Karen Carr Studio, Inc., Silver City, NM, USA
Interview conducted April, 2010
Karen Carr is a wildlife and natural history artist specializing in digital painting whose work has appeared in publications, zoos, museums and parks across the United States, Japan and Europe. As an undergrad, Karen studied natural sciences and physics in addition to art and later received her BFA from North Texas State University. Prior to starting her own business, she took graduate courses in anatomy and business at The University of Texas in Dallas. She apprenticed for a few years with her father, but since then, Karen has built an international client list that includes some of the most prominent research organizations and scientific publications in the world, including The Audubon Institute; The Smithsonian Institution; The Royal Tyrrell Museum of Paleontology; Southern Methodist University; Science, Scientific American, and Nature magazines; The Dinosaur Society; and more. She has also authored or illustrated more than a half-dozen books for young readers.
Q: Your career was influenced by your artist father and scientist mother. How did that help you get your business off the ground?
Karen at the computer working on a digital illustration of arctic dinosaurs for Scientific American magazine. Photo courtesy of Karen Carr Studio, Inc.
A: I grew up in a household where my dad was self-employed so I think that helped a whole lot just learning what it's like to be self-employed. Then as soon as I graduated, I went to work for a company. After about nine months there, I decided that I didn't like working for other people. So I went to the University of Texas in Dallas and took some graduate courses in business, basic accounting, some economics, and marketing, and then I set up as an independent contractor working under my dad. I did that until I was 28, for about five years.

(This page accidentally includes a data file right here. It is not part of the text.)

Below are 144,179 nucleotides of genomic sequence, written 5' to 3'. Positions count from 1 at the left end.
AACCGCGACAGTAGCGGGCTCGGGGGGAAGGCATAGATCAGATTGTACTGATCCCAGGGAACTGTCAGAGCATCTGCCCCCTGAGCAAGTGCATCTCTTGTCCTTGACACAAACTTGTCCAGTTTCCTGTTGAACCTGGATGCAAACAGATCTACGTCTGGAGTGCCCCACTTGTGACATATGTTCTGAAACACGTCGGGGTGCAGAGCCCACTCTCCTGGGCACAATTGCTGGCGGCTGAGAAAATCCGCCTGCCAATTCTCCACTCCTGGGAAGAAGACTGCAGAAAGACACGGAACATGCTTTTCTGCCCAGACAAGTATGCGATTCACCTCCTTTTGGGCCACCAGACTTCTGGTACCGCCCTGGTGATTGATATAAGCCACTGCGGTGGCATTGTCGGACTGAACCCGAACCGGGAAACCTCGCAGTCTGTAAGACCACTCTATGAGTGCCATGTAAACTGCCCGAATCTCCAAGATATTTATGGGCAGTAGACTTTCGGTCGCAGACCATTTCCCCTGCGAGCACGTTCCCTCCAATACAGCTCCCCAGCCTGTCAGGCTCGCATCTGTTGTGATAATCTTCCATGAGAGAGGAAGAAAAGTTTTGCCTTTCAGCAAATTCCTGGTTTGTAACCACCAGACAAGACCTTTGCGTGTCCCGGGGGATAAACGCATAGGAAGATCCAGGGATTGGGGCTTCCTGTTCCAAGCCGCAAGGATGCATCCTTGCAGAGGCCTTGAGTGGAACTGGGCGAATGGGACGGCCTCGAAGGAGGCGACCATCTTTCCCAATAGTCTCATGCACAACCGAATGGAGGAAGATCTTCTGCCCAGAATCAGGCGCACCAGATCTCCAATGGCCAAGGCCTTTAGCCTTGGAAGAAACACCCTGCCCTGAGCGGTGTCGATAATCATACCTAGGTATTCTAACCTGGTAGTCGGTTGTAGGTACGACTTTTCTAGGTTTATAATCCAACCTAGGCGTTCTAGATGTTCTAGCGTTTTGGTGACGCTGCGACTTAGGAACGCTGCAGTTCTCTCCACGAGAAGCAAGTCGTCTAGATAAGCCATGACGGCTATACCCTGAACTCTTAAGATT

Then my husband, Ralph, and I had a daughter and I sort of went through my mid-life crisis early. I thought "Boy, I don't like advertising; this is not any fun. I like art but I don't like advertising." What I really wanted to do was natural history images for museums, so I decided to go for it.
Q: What happened next?
A: I put together an appropriate portfolio and started beating the streets. My husband was very supportive. I just started going around saying "Hey, here I am!" and I was fortunate enough to get a project with the Dallas Zoo and then one with the Fort Worth Museum. And they put me in contact with Dr. Louis Jacobs.
Louis and I started working together and I realized that this was definitely the kind of work I did enjoy doing. It was just big puzzles. You're given bits and pieces of information and you help somebody assemble it visually. I also enjoyed learning about the subject matter. I've always been of the opinion that education has got to be ongoing or you're just going to fall behind. I always budgeted $500 for books for every job. I'd buy tons of books and then I'd start reading.
Also, at that point I did my first digital image. I had done my first two projects as oil paintings. That's how it was done; that's still how a lot of people do it. You paint it about one-third size, as tight as you can, and they make a copy shot and blow it up. But I created my first painting in Corel Painter and I never looked back. The business just grew from there.
Q: The subject matter you've been asked to illustrate varies quite a bit. Do you have a particular fondness for paleo-related subjects?
A section from one of a series of murals that Karen did for the David H. Koch Hall of Human Origins at the Smithsonian. This depicts early humans at Gesher Benot Ya'aqov in Israel 790,000 years ago. Courtesy of Karen Carr Studio, Inc.
A: We do a lot of stuff because if you specialize too much you can't stay in business. But I do like the paleo subject matter; that's my favorite. I like doing reconstructions of a single animal, especially a new species. No one's done it before, and you're working with the person who found it; those are really fun. But what I really like is putting together an environment the animals and the plants that don't exist any more and to make it real for people.
I think about what the environment would have looked like what several animals in a herd together would have looked like; what a chase would have looked like; or what somebody skinning an elephant would have looked like and help people imagine it.
Q: Can you describe your interaction with the paleontologists you've worked with?
A: I haven't met any that are not fun to work with. They all have their own personalities. Most are very well respected in their field so they expect a certain amount of deference, which is due, and we try to deliver that. But on the other hand, they're all willing to learn about what's necessary for the process. Paleontologists are happy to hear you go "You know what we can do …." and they're like, "Oh that's a cool idea" or "No, that wouldn't work because they wouldn't have done that at this time" or something. They're always receptive.